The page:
Jordi Roura was not a popular man among the FC Barcelona support, with two Clasico defeats and one bad first leg against AC Milan under his belt. This was not a job Roura had asked for, but now he was being thrown in the fire as some even went so far as to question whether Barcelona's "dynasty" was on its way out.
The former scout had signed up to be Tito Vilanova's second-in-command as Vilanova himself was promoted from assistant to head coach at the end of last season. But Vilanova unfortunately has spent a long time in New York fighting cancer, altering the plan. Vilanova provides advice from the United States, but it's clear Roura is the boss on the pitch.
It's hard to tell how much Barca's successful plan was due to one or the other, so we'll just say they both deserve credit. With such a successful gameplan, there's enough praise to go around.
David Villa, Striker
The first interesting tactical decision the pair made was to start David Villa as the central striker. Before the match, I wondered whether it might be the way to go. We can now safely say that it was a resounding success, and not just because he scored the decisive third goal, but also because he acted as a shield for Lionel Messi.
With Villa's goalscoring instinct to worry about, the Milan centerbacks could not always triple-team Messi before he even got the ball. I say this though Messi scored the first surrounded by five white shirts, because the Argentine superstar received the ball with half a yard's worth of space. It really was enough of a head start for him to stick the ball in the top corner. In the first leg, he would have had Philippe Mexes's ponytail in his face before he even got the ball.
Villa and Messi were both broadly central, but interestingly, they both liked moving to the right to receive the ball. Villa's goal even came from a right-wing position. Whether by design or by chance, Villa, Messi, and Alves overloaded the inside-right of Milan's defense, were Mexes and especially Kevin Constant were overwhelmed.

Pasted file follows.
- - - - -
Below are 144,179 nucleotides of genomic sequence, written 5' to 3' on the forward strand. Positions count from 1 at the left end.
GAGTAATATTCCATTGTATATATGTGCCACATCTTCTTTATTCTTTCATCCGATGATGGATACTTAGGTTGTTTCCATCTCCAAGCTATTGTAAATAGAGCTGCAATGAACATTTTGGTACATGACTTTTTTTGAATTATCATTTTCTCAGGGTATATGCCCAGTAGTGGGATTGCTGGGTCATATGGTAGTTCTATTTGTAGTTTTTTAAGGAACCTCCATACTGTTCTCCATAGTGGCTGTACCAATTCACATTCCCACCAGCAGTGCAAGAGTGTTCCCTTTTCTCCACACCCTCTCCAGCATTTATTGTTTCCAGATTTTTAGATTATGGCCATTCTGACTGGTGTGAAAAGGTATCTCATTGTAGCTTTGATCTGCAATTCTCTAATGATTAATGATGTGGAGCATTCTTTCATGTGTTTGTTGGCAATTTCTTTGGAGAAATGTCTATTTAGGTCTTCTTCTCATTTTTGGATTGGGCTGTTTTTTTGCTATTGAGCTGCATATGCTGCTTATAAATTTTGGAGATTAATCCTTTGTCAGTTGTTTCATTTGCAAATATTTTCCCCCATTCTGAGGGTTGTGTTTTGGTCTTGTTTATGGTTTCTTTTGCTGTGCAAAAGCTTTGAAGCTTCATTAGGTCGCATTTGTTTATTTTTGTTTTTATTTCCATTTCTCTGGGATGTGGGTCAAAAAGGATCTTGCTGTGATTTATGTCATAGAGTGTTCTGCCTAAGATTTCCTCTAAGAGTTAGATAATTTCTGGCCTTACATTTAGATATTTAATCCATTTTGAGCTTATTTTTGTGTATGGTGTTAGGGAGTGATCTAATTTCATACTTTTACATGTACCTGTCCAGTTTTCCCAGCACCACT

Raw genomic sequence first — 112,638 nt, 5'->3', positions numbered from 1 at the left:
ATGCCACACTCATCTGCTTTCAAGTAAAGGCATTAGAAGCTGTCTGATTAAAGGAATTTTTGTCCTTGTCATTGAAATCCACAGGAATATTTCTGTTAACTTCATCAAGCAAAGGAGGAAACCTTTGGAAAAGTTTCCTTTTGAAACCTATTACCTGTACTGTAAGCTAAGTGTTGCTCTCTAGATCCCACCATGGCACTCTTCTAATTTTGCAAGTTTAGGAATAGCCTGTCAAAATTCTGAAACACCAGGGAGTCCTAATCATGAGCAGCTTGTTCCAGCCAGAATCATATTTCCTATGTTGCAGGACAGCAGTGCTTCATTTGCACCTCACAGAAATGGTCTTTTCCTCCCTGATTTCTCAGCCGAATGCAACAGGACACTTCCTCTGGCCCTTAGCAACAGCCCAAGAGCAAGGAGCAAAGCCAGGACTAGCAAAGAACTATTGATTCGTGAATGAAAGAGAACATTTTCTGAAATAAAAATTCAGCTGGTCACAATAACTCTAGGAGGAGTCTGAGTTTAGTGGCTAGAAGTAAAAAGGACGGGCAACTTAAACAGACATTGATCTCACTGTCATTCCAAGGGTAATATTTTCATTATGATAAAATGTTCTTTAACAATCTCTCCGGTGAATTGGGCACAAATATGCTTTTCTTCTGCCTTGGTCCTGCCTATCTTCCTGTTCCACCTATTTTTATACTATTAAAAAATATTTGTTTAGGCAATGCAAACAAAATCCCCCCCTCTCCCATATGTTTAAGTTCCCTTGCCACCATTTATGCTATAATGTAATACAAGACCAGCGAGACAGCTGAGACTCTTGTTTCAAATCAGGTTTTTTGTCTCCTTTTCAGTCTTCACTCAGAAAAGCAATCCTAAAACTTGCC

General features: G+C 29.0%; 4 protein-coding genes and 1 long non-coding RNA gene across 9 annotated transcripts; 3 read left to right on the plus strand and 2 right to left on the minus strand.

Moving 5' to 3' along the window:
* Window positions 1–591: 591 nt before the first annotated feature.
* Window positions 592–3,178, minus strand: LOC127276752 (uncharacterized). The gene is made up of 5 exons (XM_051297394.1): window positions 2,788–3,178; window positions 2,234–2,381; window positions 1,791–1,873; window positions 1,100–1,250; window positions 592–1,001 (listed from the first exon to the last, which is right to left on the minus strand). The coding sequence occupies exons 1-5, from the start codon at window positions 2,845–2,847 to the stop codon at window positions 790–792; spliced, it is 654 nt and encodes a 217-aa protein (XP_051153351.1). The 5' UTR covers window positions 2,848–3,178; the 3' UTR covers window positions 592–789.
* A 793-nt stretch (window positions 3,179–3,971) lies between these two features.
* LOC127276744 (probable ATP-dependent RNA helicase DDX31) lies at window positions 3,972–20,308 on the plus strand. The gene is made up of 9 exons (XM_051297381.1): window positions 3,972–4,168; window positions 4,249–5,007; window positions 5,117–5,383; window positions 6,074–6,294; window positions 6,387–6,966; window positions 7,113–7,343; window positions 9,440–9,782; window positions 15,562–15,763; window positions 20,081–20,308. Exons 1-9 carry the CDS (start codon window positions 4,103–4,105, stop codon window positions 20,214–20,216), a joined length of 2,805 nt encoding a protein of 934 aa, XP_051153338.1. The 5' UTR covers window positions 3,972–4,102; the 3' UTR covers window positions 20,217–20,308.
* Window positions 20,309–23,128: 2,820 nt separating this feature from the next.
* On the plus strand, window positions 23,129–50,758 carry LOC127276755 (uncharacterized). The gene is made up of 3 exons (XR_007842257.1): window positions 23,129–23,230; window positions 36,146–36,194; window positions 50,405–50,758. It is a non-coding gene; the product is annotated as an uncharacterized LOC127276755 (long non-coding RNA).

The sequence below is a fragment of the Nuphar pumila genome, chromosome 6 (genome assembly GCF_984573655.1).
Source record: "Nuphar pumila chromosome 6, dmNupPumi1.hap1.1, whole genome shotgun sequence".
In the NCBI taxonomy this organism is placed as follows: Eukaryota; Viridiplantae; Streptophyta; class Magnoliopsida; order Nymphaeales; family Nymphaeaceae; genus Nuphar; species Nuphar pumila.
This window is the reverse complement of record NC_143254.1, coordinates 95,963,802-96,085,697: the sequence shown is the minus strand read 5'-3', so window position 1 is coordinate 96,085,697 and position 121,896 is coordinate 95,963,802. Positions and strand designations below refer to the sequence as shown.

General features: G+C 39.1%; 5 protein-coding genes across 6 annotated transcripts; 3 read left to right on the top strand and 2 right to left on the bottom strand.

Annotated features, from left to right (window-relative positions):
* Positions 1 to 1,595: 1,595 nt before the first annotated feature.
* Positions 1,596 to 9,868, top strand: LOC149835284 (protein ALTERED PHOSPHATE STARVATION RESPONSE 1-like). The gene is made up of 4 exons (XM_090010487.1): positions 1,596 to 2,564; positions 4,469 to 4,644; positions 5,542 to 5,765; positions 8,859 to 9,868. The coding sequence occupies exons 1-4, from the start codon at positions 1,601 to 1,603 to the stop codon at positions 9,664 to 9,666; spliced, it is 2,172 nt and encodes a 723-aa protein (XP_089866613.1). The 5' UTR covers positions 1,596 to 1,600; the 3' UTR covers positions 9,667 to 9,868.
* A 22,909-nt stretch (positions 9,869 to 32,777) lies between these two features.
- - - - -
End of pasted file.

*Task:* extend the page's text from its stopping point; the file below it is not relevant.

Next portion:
The Flexible 3-4-3
I was anxious to see whether Roura and Vilanova would go with the three-man line (with Villa as the central striker, three at the back is almost a given.) Few other managers would go with three at the back, but even fewer would have picked Gerard Pique, Javier Mascherano, and Jordi Alba as the starting defenders. Mascherano has not been in great form as of late and Jordi Alba - let us not forget - was making about half his starts as an attacking winger last season.
However, aside from a blip from Mascherano that ended in M'Baye Niang hitting the post, the back three were basically perfect. Dani Alves played as a right-wing forward, but without the ball he dropped into the defense to expand it into a back four. At the start, the team looked a bit like this:
Rearranging the Deck
Roura had received criticism for not making changes early enough before, but he cannot be accused of that this time. Gradually, he shifted the team into a more defensive setup after Villa put the Blaugrana ahead in the tie.
First, he took off Villa and introduced Alexis Sanchez. Villa had done his job tactically, and with Barca not needing any more goals, it was mission accomplished. Alexis was on for fresh legs and energy to press. It didn't hurt that he gave a brilliant assist, either.
Carles Puyol replaced Mascherano due to the Argentine suffering a cramp. This was not by design; Masche had erred, but his aggressive ball recovery also led to a goal.
Finally, Adriano came on for Pedro. Adriano is a good enough defender that he's started as a CB this season, and as a winger, he tracked Ignazio Abate tightly just as the Italian started to seem like a threat.
Dani Alves went to a full-time right back, which gave Jordi Alba license to motor forward down the left, just as he did as he scored the insurance goal to make it 4-0.
The substitutions were timed well and helped the team secure the victory.
Roura seemed to never get the better of anyone tactics-wise before, but he certainly got it right this time. Roura was untested as a manager at the top level before being thrust into the role, and it's clear he wanted to merely keep the ship steady while Tito recovered.
However, it's become apparent Barca have to evolve at times. Pep Guardiola knew this, though perhaps he took it too far last season, were his tinkering proved costly in some matches. This time, the coaching staff got it just right.
With Vilanova back soon, can it only get better?